We can put a story in there, as an experience; but there are other dimensions too, to consider. "Area X" was a kind of experiment, to me, to see what we can do at that next level. And it was a really good experiment. We found we could move people, with music and 3D visuals, and synesthesia. Seeing the sound, that's something we couldn't do this way, before. We can't taste it just yet. Maybe in the future.
"I have no interest in making things just look realistic—I want to make magic!"
Does that all feed into a personal philosophy, for you, where making games is all about the takeaway, and how it fires up the player's emotions and imagination? Rather than, I suppose: this thing has to look a certain way, because video games are hyper-realistic now. I'm guessing here, based on your recent work, but I don't think you're too bothered about realism in your games. You quite deliberately want to take players out of the "real world."
I have no interest in making things just look realistic—I want to make magic! And I'm not there yet—technology isn't there yet. But that's what I want, to create magic. And that's not to mean that something appears real, but that it's a real fantasy. It's boring to create things that you can see in the real world. So the big reason I left arcade racing games behind, is because the future of that genre was always to move towards the real thing—to get games closer to the experience of driving an actual car, with all of the engineering that comes with it. I want to create illusions, entertainment through new experiences, like Rez. Which again, means there are no limits.
Do you get that no limits feeling now, at least partially, because you're your own boss at Enhance, and there's nobody above you saying: no, you can't do that, we can't do that?
I'm free. If I want to make something, and I can get the budget to do it, I'm doing it. Ten years ago, I couldn't. Now, there are new ways to get finance, many ways. There's crowdfunding, of course. Also, we can self-publish. It's easy to do that, digitally. We have amazing technology like Unreal and Unity, development engines. So it's getting possible to do everything.
Ten years ago, no chance. There were only a few big companies who had the controls to the games, the access to the market. We all needed to "belong" to them. But now, everyone is getting freer, and more independent. And that's really healthy.
Do you feel that the industry is healthier now than its been, in your experience of it, given you've been making games since the 1990s?
There's definitely a new ecosystem, and that's made me very, very happy. There are many platforms, including mobile, PC, console, and each has the VR element. It's like a cosmos, expanding.
Are you confident that VR is going to be a significant platform, a mainstream one, going forward—more than a novelty add-on for existing systems?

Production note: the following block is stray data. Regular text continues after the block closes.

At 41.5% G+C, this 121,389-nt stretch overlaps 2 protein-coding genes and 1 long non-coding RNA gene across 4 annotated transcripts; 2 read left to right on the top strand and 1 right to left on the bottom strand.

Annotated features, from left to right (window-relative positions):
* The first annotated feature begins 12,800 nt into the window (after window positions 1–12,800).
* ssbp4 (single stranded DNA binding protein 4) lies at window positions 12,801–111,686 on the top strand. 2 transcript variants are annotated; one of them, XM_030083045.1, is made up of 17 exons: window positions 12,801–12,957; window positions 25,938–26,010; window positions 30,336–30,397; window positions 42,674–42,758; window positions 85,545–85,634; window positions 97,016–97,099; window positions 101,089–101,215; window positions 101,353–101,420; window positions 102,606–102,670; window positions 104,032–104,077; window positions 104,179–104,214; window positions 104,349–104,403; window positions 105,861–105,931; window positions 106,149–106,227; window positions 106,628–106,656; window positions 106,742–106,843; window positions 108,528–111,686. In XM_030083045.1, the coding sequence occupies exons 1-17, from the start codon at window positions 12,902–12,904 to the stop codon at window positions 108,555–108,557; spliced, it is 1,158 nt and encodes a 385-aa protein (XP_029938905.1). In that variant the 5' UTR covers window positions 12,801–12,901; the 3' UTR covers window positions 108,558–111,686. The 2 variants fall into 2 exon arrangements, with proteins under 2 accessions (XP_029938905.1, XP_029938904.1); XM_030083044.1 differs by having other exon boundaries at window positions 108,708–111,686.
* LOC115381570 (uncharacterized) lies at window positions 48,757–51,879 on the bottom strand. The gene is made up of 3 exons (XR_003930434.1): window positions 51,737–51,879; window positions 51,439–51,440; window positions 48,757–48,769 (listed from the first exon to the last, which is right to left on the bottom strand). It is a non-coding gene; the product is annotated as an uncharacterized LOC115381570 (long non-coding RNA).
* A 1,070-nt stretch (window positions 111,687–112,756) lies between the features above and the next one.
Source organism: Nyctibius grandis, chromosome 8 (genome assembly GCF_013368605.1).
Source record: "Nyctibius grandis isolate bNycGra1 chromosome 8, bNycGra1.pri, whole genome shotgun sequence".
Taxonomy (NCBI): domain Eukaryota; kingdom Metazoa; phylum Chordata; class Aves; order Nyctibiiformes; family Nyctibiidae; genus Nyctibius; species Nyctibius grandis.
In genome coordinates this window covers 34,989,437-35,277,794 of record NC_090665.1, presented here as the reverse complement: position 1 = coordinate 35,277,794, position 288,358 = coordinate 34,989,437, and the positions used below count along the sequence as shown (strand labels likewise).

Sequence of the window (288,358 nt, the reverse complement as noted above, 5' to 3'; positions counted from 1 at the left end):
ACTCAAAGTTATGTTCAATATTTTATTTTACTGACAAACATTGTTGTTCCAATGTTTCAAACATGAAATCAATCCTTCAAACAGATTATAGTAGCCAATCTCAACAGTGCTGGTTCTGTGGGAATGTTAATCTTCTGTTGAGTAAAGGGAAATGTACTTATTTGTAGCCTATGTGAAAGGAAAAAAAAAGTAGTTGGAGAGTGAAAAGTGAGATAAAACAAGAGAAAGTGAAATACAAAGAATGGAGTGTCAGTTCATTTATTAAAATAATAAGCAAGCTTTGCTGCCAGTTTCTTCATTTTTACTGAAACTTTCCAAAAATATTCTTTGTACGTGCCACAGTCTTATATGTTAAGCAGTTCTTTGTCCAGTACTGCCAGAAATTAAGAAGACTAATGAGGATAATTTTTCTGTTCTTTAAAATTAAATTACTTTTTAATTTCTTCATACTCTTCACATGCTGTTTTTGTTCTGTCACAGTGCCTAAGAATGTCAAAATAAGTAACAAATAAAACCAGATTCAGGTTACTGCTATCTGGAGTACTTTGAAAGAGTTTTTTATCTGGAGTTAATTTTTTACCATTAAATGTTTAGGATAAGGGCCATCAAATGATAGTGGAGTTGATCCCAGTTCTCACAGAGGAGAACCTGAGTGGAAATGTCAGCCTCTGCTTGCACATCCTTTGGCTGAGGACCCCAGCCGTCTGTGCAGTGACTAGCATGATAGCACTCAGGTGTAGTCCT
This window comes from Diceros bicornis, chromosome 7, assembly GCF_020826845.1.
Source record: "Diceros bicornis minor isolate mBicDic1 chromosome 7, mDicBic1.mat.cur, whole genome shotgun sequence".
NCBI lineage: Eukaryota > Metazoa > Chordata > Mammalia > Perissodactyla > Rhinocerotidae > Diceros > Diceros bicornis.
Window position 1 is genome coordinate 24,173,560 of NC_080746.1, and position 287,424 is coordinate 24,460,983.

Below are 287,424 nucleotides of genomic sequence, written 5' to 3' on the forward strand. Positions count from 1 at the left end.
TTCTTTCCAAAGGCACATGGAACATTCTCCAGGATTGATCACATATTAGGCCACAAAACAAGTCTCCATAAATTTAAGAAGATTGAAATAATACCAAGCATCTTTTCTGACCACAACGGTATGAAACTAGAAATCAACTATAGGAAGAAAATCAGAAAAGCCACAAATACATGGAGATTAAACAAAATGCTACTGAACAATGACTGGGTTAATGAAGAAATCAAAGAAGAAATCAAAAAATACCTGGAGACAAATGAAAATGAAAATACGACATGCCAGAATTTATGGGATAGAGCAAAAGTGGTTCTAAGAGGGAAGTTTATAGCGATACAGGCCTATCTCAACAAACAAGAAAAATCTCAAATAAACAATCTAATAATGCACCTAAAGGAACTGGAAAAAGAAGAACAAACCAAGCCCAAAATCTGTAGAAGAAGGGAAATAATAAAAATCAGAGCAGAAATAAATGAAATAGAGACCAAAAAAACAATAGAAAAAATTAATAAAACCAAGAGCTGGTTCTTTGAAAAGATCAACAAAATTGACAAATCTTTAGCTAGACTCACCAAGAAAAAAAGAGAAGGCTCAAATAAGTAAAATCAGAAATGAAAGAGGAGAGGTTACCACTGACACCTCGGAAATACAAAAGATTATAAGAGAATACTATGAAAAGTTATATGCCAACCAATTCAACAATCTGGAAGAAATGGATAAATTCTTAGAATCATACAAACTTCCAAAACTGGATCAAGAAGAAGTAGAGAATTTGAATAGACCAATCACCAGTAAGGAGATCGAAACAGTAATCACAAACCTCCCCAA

Yes, but I'm waiting for the next era of VR. We're just at the gates, right now. We're learning a lot, and we will over the next five years. It really feels like we're just preparing at the moment. The equipment needs to change, it needs to get easier to use, smaller maybe. And in ten years? Our lifestyles will likely have changed, dramatically, by then. Driverless cars, for example, are going to happen—when you just don't touch the steering anymore. Car life is going to change, and we could well end up with headsets in cars. Maybe you work in your car, you have meetings, you play games.
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But sometimes, driving the car is fun, isn't it? Stepping on the gas, feeling it vibrate, hearing the engine. So that's surely worth remembering—however far we go with immersion in entertainment, with virtual reality or anything else, if we lose why we're doing it, that's a problem.
I agree with that. We have these two aspects, as humans, in our entertainment, in our interactions—active, and passive. And this is a part of game design—we're working on active and passive elements all the time. And interactive, of course. We want to drive sometimes, for fun; but also, sometimes we don't want that, and we'll want to use that time for something else. But it'd be good to not have accidents anymore, to have a car with all of these sensors, the technology, to stop.
To go back to VR, though, there's a great human want to communicate, and how we do that in VR could be really powerful. And I extend that to AR, too. The games will change, and I have a lot of ideas on how they will change. But we do need the technology to improve. Not only in terms of VR resolution, but in terms of what we're wearing, and how it connects to other people in virtual and physical spaces, and in AR space.
Do you always feel that your ideas are slightly ahead of where technology is at, at the time you have them? Thinking back to wanting, to "seeing," Rez in 3D?
Yeah! Maybe I'm a technologist. Maybe I'm a dreamer. I'm certainly dreaming of a positive future with technology. Some people might look at me as an optimist, but yes, I suppose I am. One of our missions as developers is always to create the new thing, in a positive sense, and projecting into a positive future.